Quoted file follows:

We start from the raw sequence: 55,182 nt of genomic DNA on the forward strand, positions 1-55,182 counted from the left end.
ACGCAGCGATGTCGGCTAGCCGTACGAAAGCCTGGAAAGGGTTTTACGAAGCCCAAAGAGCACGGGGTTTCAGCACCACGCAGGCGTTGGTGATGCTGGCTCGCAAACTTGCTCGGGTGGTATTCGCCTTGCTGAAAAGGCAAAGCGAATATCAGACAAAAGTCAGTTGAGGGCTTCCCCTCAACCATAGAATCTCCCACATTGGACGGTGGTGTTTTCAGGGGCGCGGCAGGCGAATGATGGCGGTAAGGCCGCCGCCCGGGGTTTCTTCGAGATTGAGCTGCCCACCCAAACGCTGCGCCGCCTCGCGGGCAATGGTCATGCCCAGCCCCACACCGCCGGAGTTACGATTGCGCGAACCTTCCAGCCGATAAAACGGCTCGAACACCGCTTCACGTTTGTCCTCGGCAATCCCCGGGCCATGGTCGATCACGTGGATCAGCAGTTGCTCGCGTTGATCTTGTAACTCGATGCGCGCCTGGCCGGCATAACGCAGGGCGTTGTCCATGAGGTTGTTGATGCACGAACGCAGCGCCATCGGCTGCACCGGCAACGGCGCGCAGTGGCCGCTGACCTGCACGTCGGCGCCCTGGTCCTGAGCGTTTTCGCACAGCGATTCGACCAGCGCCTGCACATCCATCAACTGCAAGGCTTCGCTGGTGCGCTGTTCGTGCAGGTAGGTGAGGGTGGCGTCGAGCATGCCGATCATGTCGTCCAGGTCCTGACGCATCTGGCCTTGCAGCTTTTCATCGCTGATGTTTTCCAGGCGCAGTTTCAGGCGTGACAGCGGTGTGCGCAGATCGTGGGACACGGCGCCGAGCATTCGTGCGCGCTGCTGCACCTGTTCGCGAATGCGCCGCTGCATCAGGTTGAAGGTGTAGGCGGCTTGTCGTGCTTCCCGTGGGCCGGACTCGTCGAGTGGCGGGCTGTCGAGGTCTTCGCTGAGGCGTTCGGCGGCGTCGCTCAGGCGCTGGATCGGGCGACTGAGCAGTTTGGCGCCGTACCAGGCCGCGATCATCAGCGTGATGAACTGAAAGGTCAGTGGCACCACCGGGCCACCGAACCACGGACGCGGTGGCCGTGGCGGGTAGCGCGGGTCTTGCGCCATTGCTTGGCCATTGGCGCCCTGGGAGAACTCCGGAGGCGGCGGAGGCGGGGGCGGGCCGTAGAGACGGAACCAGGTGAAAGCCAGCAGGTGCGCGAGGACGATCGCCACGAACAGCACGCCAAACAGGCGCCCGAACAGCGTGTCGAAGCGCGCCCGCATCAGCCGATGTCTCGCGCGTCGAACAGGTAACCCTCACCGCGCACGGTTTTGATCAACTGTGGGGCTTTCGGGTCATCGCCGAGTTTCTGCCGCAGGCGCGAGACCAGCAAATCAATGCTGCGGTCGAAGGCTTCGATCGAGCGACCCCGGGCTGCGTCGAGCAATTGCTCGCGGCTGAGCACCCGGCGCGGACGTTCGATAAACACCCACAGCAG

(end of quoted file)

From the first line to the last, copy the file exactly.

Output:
We start from the raw sequence: 55,182 nt of genomic DNA on the forward strand, positions 1-55,182 counted from the left end.
ACGCAGCGATGTCGGCTAGCCGTACGAAAGCCTGGAAAGGGTTTTACGAAGCCCAAAGAGCACGGGGTTTCAGCACCACGCAGGCGTTGGTGATGCTGGCTCGCAAACTTGCTCGGGTGGTATTCGCCTTGCTGAAAAGGCAAAGCGAATATCAGACAAAAGTCAGTTGAGGGCTTCCCCTCAACCATAGAATCTCCCACATTGGACGGTGGTGTTTTCAGGGGCGCGGCAGGCGAATGATGGCGGTAAGGCCGCCGCCCGGGGTTTCTTCGAGATTGAGCTGCCCACCCAAACGCTGCGCCGCCTCGCGGGCAATGGTCATGCCCAGCCCCACACCGCCGGAGTTACGATTGCGCGAACCTTCCAGCCGATAAAACGGCTCGAACACCGCTTCACGTTTGTCCTCGGCAATCCCCGGGCCATGGTCGATCACGTGGATCAGCAGTTGCTCGCGTTGATCTTGTAACTCGATGCGCGCCTGGCCGGCATAACGCAGGGCGTTGTCCATGAGGTTGTTGATGCACGAACGCAGCGCCATCGGCTGCACCGGCAACGGCGCGCAGTGGCCGCTGACCTGCACGTCGGCGCCCTGGTCCTGAGCGTTTTCGCACAGCGATTCGACCAGCGCCTGCACATCCATCAACTGCAAGGCTTCGCTGGTGCGCTGTTCGTGCAGGTAGGTGAGGGTGGCGTCGAGCATGCCGATCATGTCGTCCAGGTCCTGACGCATCTGGCCTTGCAGCTTTTCATCGCTGATGTTTTCCAGGCGCAGTTTCAGGCGTGACAGCGGTGTGCGCAGATCGTGGGACACGGCGCCGAGCATTCGTGCGCGCTGCTGCACCTGTTCGCGAATGCGCCGCTGCATCAGGTTGAAGGTGTAGGCGGCTTGTCGTGCTTCCCGTGGGCCGGACTCGTCGAGTGGCGGGCTGTCGAGGTCTTCGCTGAGGCGTTCGGCGGCGTCGCTCAGGCGCTGGATCGGGCGACTGAGCAGTTTGGCGCCGTACCAGGCCGCGATCATCAGCGTGATGAACTGAAAGGTCAGTGGCACCACCGGGCCACCGAACCACGGACGCGGTGGCCGTGGCGGGTAGCGCGGGTCTTGCGCCATTGCTTGGCCATTGGCGCCCTGGGAGAACTCCGGAGGCGGCGGAGGCGGGGGCGGGCCGTAGAGACGGAACCAGGTGAAAGCCAGCAGGTGCGCGAGGACGATCGCCACGAACAGCACGCCAAACAGGCGCCCGAACAGCGTGTCGAAGCGCGCCCGCATCAGCCGATGTCTCGCGCGTCGAACAGGTAACCCTCACCGCGCACGGTTTTGATCAACTGTGGGGCTTTCGGGTCATCGCCGAGTTTCTGCCGCAGGCGCGAGACCAGCAAATCAATGCTGCGGTCGAAGGCTTCGATCGAGCGACCCCGGGCTGCGTCGAGCAATTGCTCGCGGCTGAGCACCCGGCGCGGACGTTCGATAAACACCCACAGCAG